Charter operator SaxonAir is spearheading an ‘eastern wind of change’ to propel UK aviation into a zero emissions future. East Anglia in Business speaks to CEO Alex Durand about his hopes for a new golden age in air travel.
SaxonAir is a long-term champion of sustainability in UK aviation.
Earlier this year, the Norwich-based company linked up with electric aviation innovators NEBOAir to highlight the glaring gap between existing technology — which is racing ahead — and the accompanying infrastructure, which sadly lags far behind. It’s a dichotomy which is keenly felt across multiple industries, from automotive through to energy itself.
Thus, SaxonAir and NEBOAir intend to collaborate with a major 100% renewable energy provider on an industry-first: a sustainably powered aircraft charging network; yet again demonstrating how the East of England – far from being a sleeping economic backwater — leads the field in national renewables innovation and industry.
The early days
Alex joined SaxonAir in 2013, having run a similar business in Oxfordshire, and worked as an aviation consultant in the UK and abroad. He joined SaxonAir with the primary objective of making the business more efficient, moving away from an aircraft ownership model to management.
Alex explains: “I started my career originally intending to become a pilot, but having obtained my private pilot’s licence, I became more interested in the business aspects and eventually let my licence lapse. It is an immensely challenging industry, but filled with opportunities, and no day is ever the same.”
When the chance came to become CEO at SaxonAir, Alex was more than happy to accept the move to Norfolk. “The opportunity to take an established respected aviation organisation forward was compelling, and with owners who have shared values and principles. I’ve spent time in Norfolk over the years, and always liked the region. The business culture is refreshingly collaborative, and there’s a quiet dynamism that underpins a range of different industry sectors.”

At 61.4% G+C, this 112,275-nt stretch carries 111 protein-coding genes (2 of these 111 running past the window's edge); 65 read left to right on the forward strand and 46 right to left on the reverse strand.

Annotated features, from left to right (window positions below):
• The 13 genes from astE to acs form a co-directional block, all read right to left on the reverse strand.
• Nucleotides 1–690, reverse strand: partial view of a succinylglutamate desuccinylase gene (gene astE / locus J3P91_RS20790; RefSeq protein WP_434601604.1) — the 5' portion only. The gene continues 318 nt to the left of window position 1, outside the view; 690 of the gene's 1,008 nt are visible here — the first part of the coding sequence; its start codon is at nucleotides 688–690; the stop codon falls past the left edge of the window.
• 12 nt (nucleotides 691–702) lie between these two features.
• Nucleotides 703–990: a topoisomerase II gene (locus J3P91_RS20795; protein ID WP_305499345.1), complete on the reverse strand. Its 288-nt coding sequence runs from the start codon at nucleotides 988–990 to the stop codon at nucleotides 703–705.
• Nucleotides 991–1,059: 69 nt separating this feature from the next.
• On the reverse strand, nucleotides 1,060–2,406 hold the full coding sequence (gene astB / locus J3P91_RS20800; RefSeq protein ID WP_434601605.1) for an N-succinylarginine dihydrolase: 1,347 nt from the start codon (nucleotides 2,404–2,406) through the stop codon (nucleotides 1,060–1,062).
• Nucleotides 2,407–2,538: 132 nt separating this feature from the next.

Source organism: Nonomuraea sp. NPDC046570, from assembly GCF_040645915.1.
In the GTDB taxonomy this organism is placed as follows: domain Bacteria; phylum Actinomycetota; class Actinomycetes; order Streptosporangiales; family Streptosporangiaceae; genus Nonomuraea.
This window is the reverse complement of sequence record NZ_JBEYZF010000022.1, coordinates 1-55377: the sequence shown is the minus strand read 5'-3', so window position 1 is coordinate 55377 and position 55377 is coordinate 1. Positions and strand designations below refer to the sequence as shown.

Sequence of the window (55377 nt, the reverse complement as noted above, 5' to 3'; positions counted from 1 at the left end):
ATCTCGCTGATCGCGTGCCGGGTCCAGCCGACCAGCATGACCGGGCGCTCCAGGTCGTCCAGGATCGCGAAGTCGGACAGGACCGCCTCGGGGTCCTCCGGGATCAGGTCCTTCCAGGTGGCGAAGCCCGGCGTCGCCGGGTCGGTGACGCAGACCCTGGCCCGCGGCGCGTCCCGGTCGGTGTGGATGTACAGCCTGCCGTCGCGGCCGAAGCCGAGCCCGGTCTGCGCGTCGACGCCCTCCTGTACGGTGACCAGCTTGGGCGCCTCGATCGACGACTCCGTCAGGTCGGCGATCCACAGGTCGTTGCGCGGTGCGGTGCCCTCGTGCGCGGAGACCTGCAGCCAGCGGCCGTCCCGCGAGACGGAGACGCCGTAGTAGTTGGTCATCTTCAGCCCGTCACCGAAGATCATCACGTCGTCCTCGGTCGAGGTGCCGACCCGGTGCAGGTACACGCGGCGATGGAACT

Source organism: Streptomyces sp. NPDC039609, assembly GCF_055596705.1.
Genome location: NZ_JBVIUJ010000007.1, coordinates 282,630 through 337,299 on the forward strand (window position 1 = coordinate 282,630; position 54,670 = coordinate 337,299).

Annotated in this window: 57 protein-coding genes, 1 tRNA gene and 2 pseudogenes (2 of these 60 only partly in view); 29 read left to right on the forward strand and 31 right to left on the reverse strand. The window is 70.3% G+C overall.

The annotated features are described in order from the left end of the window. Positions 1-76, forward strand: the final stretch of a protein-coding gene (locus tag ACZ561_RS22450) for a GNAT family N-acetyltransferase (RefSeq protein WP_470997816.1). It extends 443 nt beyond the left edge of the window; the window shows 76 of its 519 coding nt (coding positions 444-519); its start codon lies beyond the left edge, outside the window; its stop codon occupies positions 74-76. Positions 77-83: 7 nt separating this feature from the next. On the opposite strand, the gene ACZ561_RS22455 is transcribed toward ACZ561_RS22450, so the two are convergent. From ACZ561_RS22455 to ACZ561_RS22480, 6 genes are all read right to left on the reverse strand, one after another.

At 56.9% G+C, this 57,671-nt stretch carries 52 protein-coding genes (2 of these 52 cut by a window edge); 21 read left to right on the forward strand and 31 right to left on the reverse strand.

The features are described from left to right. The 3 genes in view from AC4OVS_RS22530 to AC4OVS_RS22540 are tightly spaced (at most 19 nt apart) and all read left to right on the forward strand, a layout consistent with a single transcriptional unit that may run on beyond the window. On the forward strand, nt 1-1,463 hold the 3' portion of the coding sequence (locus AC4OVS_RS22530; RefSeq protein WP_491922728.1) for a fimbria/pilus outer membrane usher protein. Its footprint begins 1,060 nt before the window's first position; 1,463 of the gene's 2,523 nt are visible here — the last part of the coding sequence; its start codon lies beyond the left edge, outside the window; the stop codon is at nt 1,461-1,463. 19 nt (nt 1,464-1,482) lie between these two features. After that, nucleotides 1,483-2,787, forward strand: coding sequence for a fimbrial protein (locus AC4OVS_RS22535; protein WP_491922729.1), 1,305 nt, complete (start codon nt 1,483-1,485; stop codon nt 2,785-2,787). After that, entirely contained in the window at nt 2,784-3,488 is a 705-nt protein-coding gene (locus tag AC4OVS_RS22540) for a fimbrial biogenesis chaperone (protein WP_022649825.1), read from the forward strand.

Alex is keen to emphasise that SaxonAir is more than just an aircraft operator, “although that is a significant part of what we do, currently with six jets and six helicopters under our direct control. My role includes the wider group of companies under common ownership (Klyne Aviation), with other aviation businesses, including aircraft charter broking, non-scheduled aircraft and passenger handling, offshore helicopter support, and aviation training. We also own our facility at Norwich Airport, which includes three floors of offices and three hangars which are mainly let out to third parties.”
Turning to SaxonAir’s stance on sustainability, Alex says, “We believe we’re in a good position to bridge the gap between what’s possible now and what’s likely to happen in the future.
“There’s a technological revolution going on with new concepts in development, but it will need to operate in an infrastructure that’s in many ways unchanged since the middle of the last century. The zero emissions aircraft we must bring into service will only succeed if they have an infrastructure that matches their capabilities.
“Our objective is to focus on what we can expect to see coming into service, and adapt our facilities and services to match. This involves a wide degree of collaboration, and collectively we can hopefully get to see some of these exciting developments enter service around us.”
The future’s electric